High index of suspicion is required to diagnose cryptococcal meningitis. The causative agent identified in patients presenting to our institute was C. neoformans var grubii and in majority, HIV was an associated risk factor. Primary resistance to antifungals was rare and only one relapse was recorded, therefore treatment with Amphotericin B must not be delayed if the patient can tolerate this drug. In conformity with the global data these isolates belonged to mating type MAT a and molecular type VNI. Direct urease test from CSF is recommended as it may help in early diagnosis of India ink negative cases. For improved outcomes, every attempt should be made to improve the host immunity during treatment.

Acknowledgements

Dr H.S. Randhawa who acknowledges the award of an Honorary Scientist position to the Indian National Science Academy, New Delhi for his expert guidance and Dr Anuradha Chowdhary, Head of Department, V.P. Chest Institute, Delhi for helping in molecular identification and susceptibility testing of these isolates.

References

Select your language of interest to view the total content in your interested language
Post your comment

Share This Article

Relevant Topics

Recommended Conferences

Article Usage

  • Total views: 11720
  • [From(publication date):
    September-2014 - Jun 29, 2017]
  • Breakdown by view type
  • HTML page views : 7935
  • PDF downloads :3785
 

Post your comment

captcha   Reload  Can't read the image? click here to refresh

Peer Reviewed Journals
 
Make the best use of Scientific Research and information from our 700 + peer reviewed, Open Access Journals
International Conferences 2017-18
 
Meet Inspiring Speakers and Experts at our 3000+ Global Annual Meetings

Contact Us

Agri, Food, Aqua and Veterinary Science Journals

Dr. Krish

agrifoodaquavet@omicsonline.com

1-702-714-7001 Extn: 9040

Clinical and Biochemistry Journals

Datta A

clinical_biochem@omicsonline.com

1-702-714-7001Extn: 9037

Business & Management Journals

Ronald

business@omicsonline.com

1-702-714-7001Extn: 9042

Chemical Engineering and Chemistry Journals

Gabriel Shaw

chemicaleng_chemistry@omicsonline.com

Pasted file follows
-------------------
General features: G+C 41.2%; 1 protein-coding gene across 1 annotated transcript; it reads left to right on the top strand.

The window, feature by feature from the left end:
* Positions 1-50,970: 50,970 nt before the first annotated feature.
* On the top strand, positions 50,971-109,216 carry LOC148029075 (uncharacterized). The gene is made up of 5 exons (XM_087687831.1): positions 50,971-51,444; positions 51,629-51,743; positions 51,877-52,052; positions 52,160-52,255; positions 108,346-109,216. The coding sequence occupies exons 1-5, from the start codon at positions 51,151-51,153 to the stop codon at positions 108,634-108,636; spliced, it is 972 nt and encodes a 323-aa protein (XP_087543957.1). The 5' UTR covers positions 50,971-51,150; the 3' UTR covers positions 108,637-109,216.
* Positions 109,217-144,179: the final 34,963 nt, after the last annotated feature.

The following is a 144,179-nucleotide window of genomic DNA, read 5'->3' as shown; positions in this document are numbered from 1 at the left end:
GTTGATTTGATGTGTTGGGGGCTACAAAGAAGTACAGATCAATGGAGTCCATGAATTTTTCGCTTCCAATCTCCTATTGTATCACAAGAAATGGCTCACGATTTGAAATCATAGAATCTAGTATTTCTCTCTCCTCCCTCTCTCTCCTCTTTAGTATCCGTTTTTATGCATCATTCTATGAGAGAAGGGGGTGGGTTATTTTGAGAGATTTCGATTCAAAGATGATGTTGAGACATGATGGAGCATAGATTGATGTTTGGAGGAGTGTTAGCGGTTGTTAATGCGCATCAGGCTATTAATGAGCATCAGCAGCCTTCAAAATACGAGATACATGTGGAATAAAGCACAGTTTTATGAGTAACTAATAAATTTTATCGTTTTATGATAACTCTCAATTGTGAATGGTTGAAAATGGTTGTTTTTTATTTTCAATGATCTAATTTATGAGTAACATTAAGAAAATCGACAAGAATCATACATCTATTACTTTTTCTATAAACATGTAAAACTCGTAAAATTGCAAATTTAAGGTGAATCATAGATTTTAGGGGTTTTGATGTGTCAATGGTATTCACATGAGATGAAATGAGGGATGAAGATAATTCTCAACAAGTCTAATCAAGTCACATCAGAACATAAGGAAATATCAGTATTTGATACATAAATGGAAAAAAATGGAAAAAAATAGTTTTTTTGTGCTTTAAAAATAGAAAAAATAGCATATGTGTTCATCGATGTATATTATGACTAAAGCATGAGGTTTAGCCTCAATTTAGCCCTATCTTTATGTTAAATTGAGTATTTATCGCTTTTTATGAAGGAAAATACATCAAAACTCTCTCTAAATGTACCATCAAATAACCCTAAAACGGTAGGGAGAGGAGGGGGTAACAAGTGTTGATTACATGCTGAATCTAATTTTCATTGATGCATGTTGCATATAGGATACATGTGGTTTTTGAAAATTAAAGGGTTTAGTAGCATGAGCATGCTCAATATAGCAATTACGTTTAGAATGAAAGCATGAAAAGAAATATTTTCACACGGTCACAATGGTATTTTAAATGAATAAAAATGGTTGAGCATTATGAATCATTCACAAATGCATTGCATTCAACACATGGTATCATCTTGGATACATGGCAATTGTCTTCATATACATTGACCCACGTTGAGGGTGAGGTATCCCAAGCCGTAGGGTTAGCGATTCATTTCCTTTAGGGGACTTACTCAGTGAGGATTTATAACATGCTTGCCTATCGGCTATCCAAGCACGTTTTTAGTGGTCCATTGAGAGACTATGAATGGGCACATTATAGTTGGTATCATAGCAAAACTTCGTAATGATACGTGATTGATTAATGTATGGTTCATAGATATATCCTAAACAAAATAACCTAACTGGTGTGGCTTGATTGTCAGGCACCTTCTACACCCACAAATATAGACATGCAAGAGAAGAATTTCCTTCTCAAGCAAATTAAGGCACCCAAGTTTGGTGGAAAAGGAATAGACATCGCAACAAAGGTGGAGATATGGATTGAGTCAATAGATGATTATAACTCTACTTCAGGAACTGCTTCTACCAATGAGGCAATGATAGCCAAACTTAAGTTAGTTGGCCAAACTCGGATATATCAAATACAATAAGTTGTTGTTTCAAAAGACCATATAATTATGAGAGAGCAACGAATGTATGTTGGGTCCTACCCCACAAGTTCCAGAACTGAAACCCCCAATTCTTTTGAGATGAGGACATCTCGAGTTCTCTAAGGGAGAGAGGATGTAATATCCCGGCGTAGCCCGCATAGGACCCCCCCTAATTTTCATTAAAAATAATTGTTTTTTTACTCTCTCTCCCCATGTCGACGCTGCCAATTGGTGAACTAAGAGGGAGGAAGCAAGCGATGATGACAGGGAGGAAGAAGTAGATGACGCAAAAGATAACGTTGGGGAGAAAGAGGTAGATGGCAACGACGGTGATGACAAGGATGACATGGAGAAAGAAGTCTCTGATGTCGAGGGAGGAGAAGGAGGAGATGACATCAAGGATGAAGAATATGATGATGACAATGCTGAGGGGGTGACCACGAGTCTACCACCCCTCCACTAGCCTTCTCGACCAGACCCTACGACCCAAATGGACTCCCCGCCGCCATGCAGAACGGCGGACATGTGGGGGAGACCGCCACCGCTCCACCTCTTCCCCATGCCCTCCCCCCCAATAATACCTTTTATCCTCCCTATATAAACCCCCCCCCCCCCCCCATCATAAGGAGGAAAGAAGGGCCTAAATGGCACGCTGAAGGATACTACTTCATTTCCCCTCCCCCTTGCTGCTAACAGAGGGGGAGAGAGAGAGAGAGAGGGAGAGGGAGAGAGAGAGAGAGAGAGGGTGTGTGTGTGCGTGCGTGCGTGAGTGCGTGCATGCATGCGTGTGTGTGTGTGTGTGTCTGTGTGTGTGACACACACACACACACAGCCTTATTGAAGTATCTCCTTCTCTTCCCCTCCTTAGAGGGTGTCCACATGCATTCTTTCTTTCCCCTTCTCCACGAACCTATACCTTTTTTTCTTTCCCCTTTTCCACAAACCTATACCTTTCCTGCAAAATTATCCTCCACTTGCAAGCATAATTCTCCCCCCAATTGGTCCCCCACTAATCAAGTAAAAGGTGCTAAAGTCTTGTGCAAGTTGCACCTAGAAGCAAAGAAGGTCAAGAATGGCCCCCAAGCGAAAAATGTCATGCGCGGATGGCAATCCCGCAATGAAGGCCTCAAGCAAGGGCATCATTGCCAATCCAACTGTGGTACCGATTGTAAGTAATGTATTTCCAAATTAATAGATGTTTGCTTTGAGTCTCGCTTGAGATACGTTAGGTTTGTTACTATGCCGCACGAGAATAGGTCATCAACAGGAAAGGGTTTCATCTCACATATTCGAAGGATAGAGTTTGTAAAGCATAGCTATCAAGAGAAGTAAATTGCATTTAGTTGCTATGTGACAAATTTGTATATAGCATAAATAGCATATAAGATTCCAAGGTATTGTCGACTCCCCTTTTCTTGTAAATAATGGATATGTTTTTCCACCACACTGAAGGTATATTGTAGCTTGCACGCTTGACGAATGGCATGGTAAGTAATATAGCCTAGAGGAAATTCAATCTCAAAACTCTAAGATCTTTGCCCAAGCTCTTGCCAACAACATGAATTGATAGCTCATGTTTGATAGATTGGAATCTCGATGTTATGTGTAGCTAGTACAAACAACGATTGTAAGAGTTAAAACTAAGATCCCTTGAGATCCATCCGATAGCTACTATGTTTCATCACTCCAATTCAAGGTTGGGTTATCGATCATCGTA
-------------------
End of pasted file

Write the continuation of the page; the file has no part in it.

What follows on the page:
1-702-714-7001 Extn: 9040

Earth & Environmental Sciences

Katie Wilson

environmentalsci@omicsonline.com

1-702-714-7001Extn: 9042

Engineering Journals

James Franklin

engineering@omicsonline.com

1-702-714-7001Extn: 9042

General Science and Health care Journals

Andrea Jason

generalsci_healthcare@omicsonline.com

1-702-714-7001Extn: 9043

Genetics and Molecular Biology Journals

Anna Melissa

genetics_molbio@omicsonline.com

1-702-714-7001 Extn: 9006

Immunology & Microbiology Journals

David Gorantl

immuno_microbio@omicsonline.com

1-702-714-7001Extn: 9014

Informatics Journals

Stephanie Skinner

omics@omicsonline.com

1-702-714-7001Extn: 9039

Material Sciences Journals

Rachle Green

materialsci@omicsonline.com

1-702-714-7001Extn: 9039

Mathematics and Physics Journals

Jim Willison

mathematics_physics@omicsonline.com

1-702-714-7001 Extn: 9042

Medical Journals

Nimmi Anna

medical@omicsonline.com

1-702-714-7001 Extn: 9038

Neuroscience & Psychology Journals

Nathan T

neuro_psychology@omicsonline.com

1-702-714-7001Extn: 9041

Pharmaceutical Sciences Journals

John Behannon

pharma@omicsonline.com

1-702-714-7001Extn: 9007

Social & Political Science Journals

Steve Harry

social_politicalsci@omicsonline.com

1-702-714-7001 Extn: 9042

 
© 2008-2017 OMICS International - Open Access Publisher. Best viewed in Mozilla Firefox | Google Chrome | Above IE 7.0 version
adwords